Monday, April 4, 2011

Congee Royal - Asian fusion, not your typical CFM

Congee Royal
3160 Steeles Ave East
Markham, ON L3R 4G9, Canada

"CFM" is a term that my family coined about to describe a particular type of Chinese fast food that we consider comfort food. It's abbreviated for "cong
ee", "fan" (a type of rice noodle) and "mein" (your typical egg noodle). Rice and noodles are an Asian staple and any time you go to a restaurant featuring these staples is WINNING. I have family up in Toronto and we typically have this type of Chinese cuisine at least twice no matter how short of a stay.

So let's talk about the restaurant. It was suggested by my aunt, Aunt Judy, because the initial restaurant we wanted to go to was packed at 6:30pm on a Saturday night. That is how popular these CFM restaurants are for Asians. And when you have a p
arty of 10 for dinner, the chances are you getting a table are not favorable. The restaurant is a couple of years old, placed near an office building, replacing a Town and Country buffet in Toronto. The restaurant itself was decked out in friendly dim-lighting (almost orange) with a flat screen tv playing a movie. All the furniture and wall decorations were very modern. And don't let the wooden booths fool you, they are quite comfortable and allowed short Asians to be able to sit comfortable with feet flat on the ground. The chandelier itself resembled a large wired dust-ball and the tables and lazy susans were out of marble. Despite the modern furniture, this restaurant was filled with people at all ages. Even my 88-year old grandmother enjoyed the ambiance and the lighting.

Ok, but let's move on to the food. Here are the highlights of the many dishes we ordered family-style.

Dish #1 Chinese-style Pad Thai

This dish was ordered by Aunt Judy. She wanted to try something different, especially at a "Asian fusion" restaurant. Although some may say pad-thai isn't really a fusion dish, to this restaurant it combined Thai and Chinese components. The noodles were your typical flat rice noodles that were cooked al dente, seasoned with green onions, bean sprouts, shrimps, pork slices and extra roasted peanuts. What surprised me was the subtle sauce that was quite tangy. At first I thought it was peculiar because I thought pad-thai only had fish sauce as a base, but this one was citrus-based and a mix of sweet and sour. Like most Chinese sauces, I'm sure this had a lot of corn syrup in it, but it worked for this dish. My grandma didn't care for the al dente noodles or the sourness of the sauce, but it put a twist to your traditional pad-thai.

Dish #2: Shrimp dumplings in broth

This is my favorite type of dumpling. It's actually a wonton but with bamboo shoots and I think black mushrooms. The dumplings were seasoned with white pepper and probably filled with 3 large bits of shrimp - a rarity in the US, because shrimp of that size are quite expensive. In Toronto, you would typically see large pieces of shrimp in dumplings. Because of the bamboo shoots, the dumplings were soft but crunchy which I love. Typically these dumplings are served on top of shrimp noodles (see similarities to Dish #3) but we just wanted the dumplings.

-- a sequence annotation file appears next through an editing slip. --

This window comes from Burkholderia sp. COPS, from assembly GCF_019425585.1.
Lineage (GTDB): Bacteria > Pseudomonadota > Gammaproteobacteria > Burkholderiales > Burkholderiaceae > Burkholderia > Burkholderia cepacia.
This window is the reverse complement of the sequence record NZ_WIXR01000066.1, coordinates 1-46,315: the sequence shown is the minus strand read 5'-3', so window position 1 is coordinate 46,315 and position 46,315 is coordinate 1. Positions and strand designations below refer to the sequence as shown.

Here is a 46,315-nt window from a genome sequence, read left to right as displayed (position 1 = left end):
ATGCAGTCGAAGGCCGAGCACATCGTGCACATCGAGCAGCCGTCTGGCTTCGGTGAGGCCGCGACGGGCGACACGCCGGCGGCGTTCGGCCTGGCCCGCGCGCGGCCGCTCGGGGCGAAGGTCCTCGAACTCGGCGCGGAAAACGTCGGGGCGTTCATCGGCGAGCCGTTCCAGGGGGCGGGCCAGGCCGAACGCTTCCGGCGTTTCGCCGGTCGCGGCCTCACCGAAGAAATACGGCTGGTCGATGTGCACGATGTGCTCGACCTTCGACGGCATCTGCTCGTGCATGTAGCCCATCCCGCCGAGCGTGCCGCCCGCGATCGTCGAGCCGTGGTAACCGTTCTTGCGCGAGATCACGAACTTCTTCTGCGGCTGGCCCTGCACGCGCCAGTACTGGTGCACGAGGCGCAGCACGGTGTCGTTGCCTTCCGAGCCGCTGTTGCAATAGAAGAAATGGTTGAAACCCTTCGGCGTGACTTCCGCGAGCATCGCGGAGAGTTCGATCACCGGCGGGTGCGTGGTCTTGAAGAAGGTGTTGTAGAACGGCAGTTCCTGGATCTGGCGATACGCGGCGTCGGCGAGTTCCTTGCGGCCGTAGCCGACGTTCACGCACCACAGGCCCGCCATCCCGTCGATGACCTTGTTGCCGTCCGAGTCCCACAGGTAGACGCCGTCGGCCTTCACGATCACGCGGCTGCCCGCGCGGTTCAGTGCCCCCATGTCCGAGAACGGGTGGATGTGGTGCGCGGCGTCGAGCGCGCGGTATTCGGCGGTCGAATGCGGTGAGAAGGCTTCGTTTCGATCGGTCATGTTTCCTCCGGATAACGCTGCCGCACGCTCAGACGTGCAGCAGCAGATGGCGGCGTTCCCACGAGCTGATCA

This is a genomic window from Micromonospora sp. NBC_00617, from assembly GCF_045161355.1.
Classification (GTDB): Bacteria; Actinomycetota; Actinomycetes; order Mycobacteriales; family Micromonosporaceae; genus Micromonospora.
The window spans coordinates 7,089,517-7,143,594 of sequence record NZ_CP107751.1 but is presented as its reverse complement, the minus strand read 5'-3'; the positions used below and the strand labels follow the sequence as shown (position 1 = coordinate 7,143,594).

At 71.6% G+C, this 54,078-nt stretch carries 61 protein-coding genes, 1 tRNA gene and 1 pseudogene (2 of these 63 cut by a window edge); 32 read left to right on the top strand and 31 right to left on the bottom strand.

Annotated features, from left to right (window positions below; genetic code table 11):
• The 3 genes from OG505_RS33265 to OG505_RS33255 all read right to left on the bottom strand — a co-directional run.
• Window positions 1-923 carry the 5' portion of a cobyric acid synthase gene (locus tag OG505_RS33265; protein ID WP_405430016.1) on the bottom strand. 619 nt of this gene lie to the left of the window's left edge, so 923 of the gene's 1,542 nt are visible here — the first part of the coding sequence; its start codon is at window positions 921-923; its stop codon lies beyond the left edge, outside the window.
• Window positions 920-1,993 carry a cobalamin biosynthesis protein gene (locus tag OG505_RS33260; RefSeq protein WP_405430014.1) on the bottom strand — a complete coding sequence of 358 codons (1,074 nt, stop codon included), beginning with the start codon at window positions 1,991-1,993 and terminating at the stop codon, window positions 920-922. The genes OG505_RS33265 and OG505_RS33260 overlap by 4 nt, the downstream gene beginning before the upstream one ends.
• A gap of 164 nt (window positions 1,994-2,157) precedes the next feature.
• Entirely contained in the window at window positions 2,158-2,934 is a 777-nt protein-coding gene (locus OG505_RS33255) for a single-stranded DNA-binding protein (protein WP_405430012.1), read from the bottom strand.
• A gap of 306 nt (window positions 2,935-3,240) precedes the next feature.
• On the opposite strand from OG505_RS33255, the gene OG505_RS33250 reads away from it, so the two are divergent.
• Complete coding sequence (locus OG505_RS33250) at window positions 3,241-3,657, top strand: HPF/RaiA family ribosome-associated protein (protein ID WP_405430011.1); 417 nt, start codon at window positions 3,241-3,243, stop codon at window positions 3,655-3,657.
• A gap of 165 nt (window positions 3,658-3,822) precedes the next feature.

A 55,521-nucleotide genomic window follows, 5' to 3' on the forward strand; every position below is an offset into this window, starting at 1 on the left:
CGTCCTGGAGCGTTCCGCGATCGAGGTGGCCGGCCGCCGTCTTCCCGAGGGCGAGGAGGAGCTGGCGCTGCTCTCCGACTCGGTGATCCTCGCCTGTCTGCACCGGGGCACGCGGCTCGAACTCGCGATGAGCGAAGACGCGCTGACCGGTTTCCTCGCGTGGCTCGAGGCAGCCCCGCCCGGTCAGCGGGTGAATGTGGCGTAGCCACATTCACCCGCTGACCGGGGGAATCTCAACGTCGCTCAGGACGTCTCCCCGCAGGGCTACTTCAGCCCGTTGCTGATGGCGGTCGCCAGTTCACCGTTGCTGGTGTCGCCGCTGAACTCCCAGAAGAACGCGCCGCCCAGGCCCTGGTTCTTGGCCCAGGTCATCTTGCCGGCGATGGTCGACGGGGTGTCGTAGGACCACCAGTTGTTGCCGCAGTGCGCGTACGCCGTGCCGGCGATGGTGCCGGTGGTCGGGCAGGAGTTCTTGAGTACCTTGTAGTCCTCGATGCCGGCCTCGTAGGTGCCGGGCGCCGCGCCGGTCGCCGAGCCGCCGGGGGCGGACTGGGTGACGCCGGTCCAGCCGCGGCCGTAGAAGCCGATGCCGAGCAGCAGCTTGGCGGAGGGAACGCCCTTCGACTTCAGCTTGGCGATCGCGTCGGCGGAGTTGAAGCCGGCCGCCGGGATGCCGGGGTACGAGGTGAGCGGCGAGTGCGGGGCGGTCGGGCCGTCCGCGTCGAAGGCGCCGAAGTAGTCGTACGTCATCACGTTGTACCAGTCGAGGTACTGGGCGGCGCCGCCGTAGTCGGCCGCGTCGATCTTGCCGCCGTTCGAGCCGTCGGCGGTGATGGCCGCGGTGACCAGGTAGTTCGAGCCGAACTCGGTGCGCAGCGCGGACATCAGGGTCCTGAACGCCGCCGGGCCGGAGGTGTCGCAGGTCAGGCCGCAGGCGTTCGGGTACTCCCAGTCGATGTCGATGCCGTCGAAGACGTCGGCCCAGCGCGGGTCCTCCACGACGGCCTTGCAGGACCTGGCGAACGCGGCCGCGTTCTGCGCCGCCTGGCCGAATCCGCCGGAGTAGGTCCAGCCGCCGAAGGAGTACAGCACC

There were about 8 of them, and they were gone by the end of the night.

Dish #3: Shrimp noodles and wontons
This is a dish my dad always orders when we got to a CFM restaurant. It's his traditional appetizer. Yes, he can eat a whole bowl of shrimp noodles and wontons and still eat a 3-4 helpings of other entrees. Despite his love for this dish, he has no standards and no expectations. I, on the other hand, believe this dish should test the cook's skills. Most CFM restaurants make their own shrimp noodles and take pride in that, but these noodles were sub par. They were over-cooked and did not have enough shrimp flavor. And because they were over cooked, the whole dish was too starchy. What saved the dish were the dumplings because they were 2-inches in diameter and greatly seasoned with white pepper. Yum.

Dish #4: Mai-po Tofu

Ok, mai-po tofu is suppose to be spicy but we ordered it without spice due to people's diet restrictions. Without the hotness, it was ruined! I think because we ordered it without the chillies, the cook was pissed at us that they decided to cook it without salt. The tofu was silky which I like, but it didn't matter because there was no seasoning. As we all know, tofu needs to be seasoned because it has no taste whatsoever. My mom makes mai-po tofu without spicy chillies and yet she is able to make the tofu and the accompanying pork/beef to be flavorful with oyster sauce, sugar, and salt. Do not order this unless you want spice, don't rob its traditional flavors.

Dish #5: Hot condensed milk with chestnuts and tiny tapioca.

Um, YUM! This was absolutely delicious. What made this dessert were the chestnuts which were tender and really cut the sugar in the condensed milk. Wait, maybe it was coconut milk? I couldn't tell because the chestnuts added more flavor to the milk. Tapioca itself doesn't have flavor or added sugar but condensed milk is usually thick and very sweet when it's straight out of a can, but Congee Royal made the chestnuts the star of the dessert. I love tapioca and I'm sure all tapioca lovers would like this one too.

Overall, I liked this restaurant a lot because of its space and contemporary furnishings. The food wasn't spectacular and didn't really emphasize the "fusion" portion of the restaurant, but that could be because my family didn't order dishes that from the "fusion" section. However, for the traditional dishes we had, it wasn't that bad. Certainly there were more dishes on the table that night, but I figured I'd highlight some of them for this post. I would suggest this restaurant, especially if you're coming in with a big party.


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